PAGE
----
The U.S. abortion rate has plunged to its lowest level since the still-controversial Roe V. Wade Supreme Court decision in 1973, according to a new report.
A report by the Guttmacher Institute, a research group that studies reproductive health, recorded a rate of 14.6 abortions per 1,000 women of childbearing age (15-44) in 2014 — the most recent year with data available.
Planned Parenthood President Cecile Richards called it proof that giving women better access to contraception is paying off with fewer abortions.
"It shows that we're finally doing a better job of helping women get access to birth control that's affordable and that's high quality," she said.
But anti-abortion rights groups like Americans United for Life said closing abortion clinics and new laws requiring women to get ultrasounds are having a "real, measurable impact on abortion."
"These have been game-changers, and we see the abortion rate dropping in response," spokesperson Kristi Hamrick told NPR.
Lead Guttmacher researcher Rachel Jones said the decline could be attributed both to improved access to contraceptives, especially long-term options like IUDs, and to the restrictions on abortion clinics that have been passed in several states over the past five years.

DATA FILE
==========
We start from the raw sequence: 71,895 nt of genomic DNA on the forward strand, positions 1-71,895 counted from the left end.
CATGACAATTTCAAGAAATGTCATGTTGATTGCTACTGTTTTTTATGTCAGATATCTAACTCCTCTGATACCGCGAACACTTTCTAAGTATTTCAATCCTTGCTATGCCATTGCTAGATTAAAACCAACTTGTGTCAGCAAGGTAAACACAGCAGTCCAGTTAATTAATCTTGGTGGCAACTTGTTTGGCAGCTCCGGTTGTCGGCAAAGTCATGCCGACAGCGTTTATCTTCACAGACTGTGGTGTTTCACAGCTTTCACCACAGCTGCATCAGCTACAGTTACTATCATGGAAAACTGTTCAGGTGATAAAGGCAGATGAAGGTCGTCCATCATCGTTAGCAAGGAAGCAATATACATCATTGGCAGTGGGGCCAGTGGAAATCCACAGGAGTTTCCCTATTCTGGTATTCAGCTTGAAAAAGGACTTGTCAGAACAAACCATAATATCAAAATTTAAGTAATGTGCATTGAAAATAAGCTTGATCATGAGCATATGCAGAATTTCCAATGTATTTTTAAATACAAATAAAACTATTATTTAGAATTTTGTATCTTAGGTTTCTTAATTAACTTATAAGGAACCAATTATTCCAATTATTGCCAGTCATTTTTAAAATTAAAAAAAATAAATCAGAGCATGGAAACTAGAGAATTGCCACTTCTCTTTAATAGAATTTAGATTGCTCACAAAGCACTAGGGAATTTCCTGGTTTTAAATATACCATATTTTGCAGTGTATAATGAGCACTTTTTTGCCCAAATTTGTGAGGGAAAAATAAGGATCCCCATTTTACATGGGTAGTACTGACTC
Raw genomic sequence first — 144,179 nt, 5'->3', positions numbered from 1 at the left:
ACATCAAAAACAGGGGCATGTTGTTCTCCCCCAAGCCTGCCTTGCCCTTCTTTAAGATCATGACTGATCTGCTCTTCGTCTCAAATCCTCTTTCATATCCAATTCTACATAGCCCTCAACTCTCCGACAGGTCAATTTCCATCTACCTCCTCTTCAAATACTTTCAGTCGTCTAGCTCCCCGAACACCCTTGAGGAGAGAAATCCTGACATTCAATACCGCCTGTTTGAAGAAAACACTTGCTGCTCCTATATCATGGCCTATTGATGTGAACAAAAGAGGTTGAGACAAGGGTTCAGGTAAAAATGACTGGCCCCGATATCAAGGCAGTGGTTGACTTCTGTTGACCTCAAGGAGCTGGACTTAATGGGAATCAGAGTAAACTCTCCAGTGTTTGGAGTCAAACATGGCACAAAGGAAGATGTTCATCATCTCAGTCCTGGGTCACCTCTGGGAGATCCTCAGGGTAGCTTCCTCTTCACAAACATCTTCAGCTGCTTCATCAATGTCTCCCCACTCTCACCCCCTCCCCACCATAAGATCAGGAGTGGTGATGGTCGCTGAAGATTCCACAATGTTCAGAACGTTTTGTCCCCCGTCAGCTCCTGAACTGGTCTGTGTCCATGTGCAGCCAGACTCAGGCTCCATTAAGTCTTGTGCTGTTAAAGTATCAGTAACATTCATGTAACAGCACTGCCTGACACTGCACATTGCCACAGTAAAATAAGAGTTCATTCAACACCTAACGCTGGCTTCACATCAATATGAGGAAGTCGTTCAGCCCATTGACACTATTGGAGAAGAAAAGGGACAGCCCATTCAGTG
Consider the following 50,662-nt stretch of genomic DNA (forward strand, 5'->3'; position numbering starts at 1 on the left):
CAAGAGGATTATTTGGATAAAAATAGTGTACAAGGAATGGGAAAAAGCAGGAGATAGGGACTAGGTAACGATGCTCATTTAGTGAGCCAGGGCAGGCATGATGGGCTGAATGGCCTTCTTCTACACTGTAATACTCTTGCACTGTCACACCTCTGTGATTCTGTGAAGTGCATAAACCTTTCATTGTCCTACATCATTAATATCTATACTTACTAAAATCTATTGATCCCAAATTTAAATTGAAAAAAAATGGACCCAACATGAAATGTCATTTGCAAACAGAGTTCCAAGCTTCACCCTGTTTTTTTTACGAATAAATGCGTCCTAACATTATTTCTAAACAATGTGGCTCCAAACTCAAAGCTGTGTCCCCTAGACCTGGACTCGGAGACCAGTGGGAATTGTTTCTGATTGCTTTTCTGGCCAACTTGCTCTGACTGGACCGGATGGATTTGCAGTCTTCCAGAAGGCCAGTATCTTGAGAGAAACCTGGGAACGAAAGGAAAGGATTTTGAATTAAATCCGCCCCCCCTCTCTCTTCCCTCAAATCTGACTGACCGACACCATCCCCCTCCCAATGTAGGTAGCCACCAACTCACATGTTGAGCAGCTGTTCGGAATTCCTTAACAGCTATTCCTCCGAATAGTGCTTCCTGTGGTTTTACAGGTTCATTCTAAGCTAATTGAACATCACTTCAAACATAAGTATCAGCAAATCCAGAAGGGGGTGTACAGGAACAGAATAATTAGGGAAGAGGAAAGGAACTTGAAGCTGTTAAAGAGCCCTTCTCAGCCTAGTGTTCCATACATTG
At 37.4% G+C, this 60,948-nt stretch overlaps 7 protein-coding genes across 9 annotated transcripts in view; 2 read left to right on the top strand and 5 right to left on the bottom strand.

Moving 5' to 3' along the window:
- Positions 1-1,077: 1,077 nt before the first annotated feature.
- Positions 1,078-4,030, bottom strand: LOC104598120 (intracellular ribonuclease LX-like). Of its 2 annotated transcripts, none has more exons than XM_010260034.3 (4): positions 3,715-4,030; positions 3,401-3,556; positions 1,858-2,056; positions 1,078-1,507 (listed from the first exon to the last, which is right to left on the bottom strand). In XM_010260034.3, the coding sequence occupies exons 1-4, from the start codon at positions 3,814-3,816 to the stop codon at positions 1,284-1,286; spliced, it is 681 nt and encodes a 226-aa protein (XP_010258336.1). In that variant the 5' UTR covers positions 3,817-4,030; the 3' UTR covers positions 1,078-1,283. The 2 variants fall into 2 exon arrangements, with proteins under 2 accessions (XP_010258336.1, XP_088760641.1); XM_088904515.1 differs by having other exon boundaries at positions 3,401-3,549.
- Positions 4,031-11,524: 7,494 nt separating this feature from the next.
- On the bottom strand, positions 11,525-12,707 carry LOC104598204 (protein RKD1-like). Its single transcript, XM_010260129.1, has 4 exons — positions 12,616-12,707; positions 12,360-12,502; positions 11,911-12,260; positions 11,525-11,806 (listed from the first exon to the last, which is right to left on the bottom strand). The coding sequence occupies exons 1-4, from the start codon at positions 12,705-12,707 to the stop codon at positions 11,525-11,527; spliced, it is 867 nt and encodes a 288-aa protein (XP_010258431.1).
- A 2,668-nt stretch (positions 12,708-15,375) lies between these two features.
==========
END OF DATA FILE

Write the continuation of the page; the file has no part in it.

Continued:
What's not in debate, Jones said, is who is having the abortions.
"The majority of abortion patients — 75 percent — are poor or low-income, and nearly two-thirds are already parents," Jones said. "It can be very difficult for them to arrange for time off from work, transportation and child care. While many find ways to access care despite these obstacles, some of the abortion rate decline is likely attributable to women who were prevented from accessing needed services."
The report comes as President-elect Donald Trump prepares to take office and as congressional Republicans have started the process of dismantling Obamacare, which requires insurance companies to cover the cost of IUDs and other contraceptives for many women.
The report also comes several months after U.S. Centers for Disease Control and Prevention investigators reported that birth rates among black and Hispanic teenagers have fallen dramatically in the last decade — although they are still three times as likely as white teens to have babies.
While abortion continues to be a hot-button issue, the abortion rate began declining years ago and continued to plummet during the eight years of the Obama administration.